Its been clear for a while that the new owners of the Philadelphia Inquirer, Daily News and Philly.com. would be the merry band of buccaneers that includes South Jersey powerhouse George Norcross, former New Jersey Nets owner Lew Katz, and others.

But after the widely-exposed embarrassment of publisher Greg Osberg's muzzling of his own reporters last month, I never thought the group would keep Osberg on.

Given all the suspicions that would accompany a bunch of politically-connected rich guys owning the largest media company in the region, they'd have to get somebody with impeccable journalistic credentials, right?

They couldn't credibly hire a publisher who'd so vividly demonstrated that he just doesn't get it. Could they?

They can, and did. What gives?

Maybe it's that they don't get it – this journalism thing.

Or that they're rich, powerful men who are used to doing what they want, and letting everyone around them adjust to their moves.

Maybe Osberg is there for the short term, on a trial basis.

But I don't think so.

The new owners announced their plans yesterday at a news conference with dozens of reporters and editors from both papers looking on.

When I asked the question – given what was reported in a lot of places, including the New York Times, how can you hire Osberg and maintain credibility with the reporters in the room? – it was Katz who answered.

He said he'd read the reports and "and as I understand it, Mr. Osberg had a different version of what transpired."

He added that decades ago, he loved an expression of former German Chancellor Konrad Adenauer: "I respectfully reserve the right to be smarter today than I was yesterday."

"And I think," Katz said, "Mr. Osberg has acknowledged that he wasn't that smart yesterday when that event transpired."

I spoke to Osberg later, and he explained he'd "delayed" stories being written in both papers about a rival group of bidders, because he felt the bidders were misleading reporters, and he – Osberg – was the only one with the facts about what was happening in the sale process.

When I asked whether it wasn't the reporters job to judge the facts and their relevance to the story, Osberg acknowledged he'd shouldn't have handled it as he did.

I think it's possible for guys like Katz and Norcross to invest in a media company because they sincerely believe it's the right thing for the community, and at the same time have a hard time constraining their impulses to influence coverage.

The new owners are pledging in writing not to interfere in news decisions and editorial policy, and you could imagine that given the events of the past couple of months, everyone will be careful to honor that, including Osberg.

And as hard as I've been on Osberg in this space, I have to acknowledge he's been focused on desperately challenging business tasks.

His recent experience may serve as a refresher course in the importance of journalistic values to his enterprise, and a reminder that they apply to all topics, including the sale if his company.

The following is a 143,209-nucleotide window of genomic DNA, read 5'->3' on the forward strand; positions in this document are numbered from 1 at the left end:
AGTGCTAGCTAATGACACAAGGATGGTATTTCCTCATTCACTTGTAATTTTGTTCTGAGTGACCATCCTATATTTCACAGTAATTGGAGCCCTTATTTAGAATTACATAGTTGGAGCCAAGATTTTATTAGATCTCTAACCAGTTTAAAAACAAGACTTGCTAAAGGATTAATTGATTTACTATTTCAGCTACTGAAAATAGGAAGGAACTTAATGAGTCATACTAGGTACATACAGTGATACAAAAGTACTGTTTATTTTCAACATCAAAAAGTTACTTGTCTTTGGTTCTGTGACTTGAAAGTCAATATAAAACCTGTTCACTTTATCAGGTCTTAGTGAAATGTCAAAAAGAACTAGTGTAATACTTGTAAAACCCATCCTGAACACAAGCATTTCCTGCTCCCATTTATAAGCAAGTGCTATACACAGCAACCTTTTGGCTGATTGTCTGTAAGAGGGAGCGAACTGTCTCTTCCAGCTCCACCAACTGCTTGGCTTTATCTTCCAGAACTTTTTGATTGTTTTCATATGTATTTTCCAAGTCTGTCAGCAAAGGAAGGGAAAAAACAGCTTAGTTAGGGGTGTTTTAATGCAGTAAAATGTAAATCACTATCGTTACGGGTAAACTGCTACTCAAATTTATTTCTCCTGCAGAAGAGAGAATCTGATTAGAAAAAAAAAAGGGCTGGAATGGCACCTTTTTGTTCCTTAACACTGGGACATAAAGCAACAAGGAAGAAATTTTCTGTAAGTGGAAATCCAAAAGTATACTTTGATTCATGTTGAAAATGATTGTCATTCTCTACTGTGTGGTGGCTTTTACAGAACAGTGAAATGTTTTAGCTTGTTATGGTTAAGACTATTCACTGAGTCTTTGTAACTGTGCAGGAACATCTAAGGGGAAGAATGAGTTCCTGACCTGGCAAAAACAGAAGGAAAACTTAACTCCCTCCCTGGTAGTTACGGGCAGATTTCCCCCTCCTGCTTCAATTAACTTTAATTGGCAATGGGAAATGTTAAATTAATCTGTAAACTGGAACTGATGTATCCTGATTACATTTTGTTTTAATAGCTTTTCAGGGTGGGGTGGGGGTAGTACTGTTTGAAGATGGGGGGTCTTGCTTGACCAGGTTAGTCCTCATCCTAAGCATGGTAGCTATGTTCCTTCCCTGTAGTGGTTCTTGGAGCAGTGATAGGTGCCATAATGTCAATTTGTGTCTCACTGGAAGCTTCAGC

It was clear the new owners think Osberg is a guy with real ideas who's been unable to implement them because the papers were owned by Wall Street firms that got them in a bankruptcy and were never really committed to the business.

Osberg was enthusiastic about the $7-10 million the new owners say they'll put up as operating capital.

Reporters and columnists I spoke to after the news conference were a little stunned by it all, and hoping for the best, as we all should be.

It will be interesting to see if Osberg makes changes that signal his commitment to sound journalistic practices, like finding someone with the credibility of former Inquirer editor Bill Marimow – maybe Marimow himself.

One other piece of the sale puzzle that fell into place yesterday was the departure of former Gov. Ed Rendell, who a few weeks ago was saying he'd be chairman of the new board and was the only one speaking publicly about the effort.

I spoke to Rendell briefly, and he told me he'd gotten involved originally because Osberg came to him and "said that he thought the hedge fund guys were going to put the papers up for sale. He wanted to keep it in local ownership, people who were committed to trying to save papers, could I put a group together? And I said, `sure, I'll try to do that.'"

Rendell said he never planned on getting into the newspaper business, but the group suggested he become the chairman, and he agreed.

So why did he get out?

"There was enough push back from the working reporters and I guess editorial board people about having someone who's active in politics – although I don't intend to be a candidate again," he said.

"So I acceded to their wishes, but it wasn't much of a concession because I never really had much of an interest in doing anything other than putting together a group to keep the papers local and make sure they survive."

The new chairman of the board will be H.F. "Gerry" Lenfest.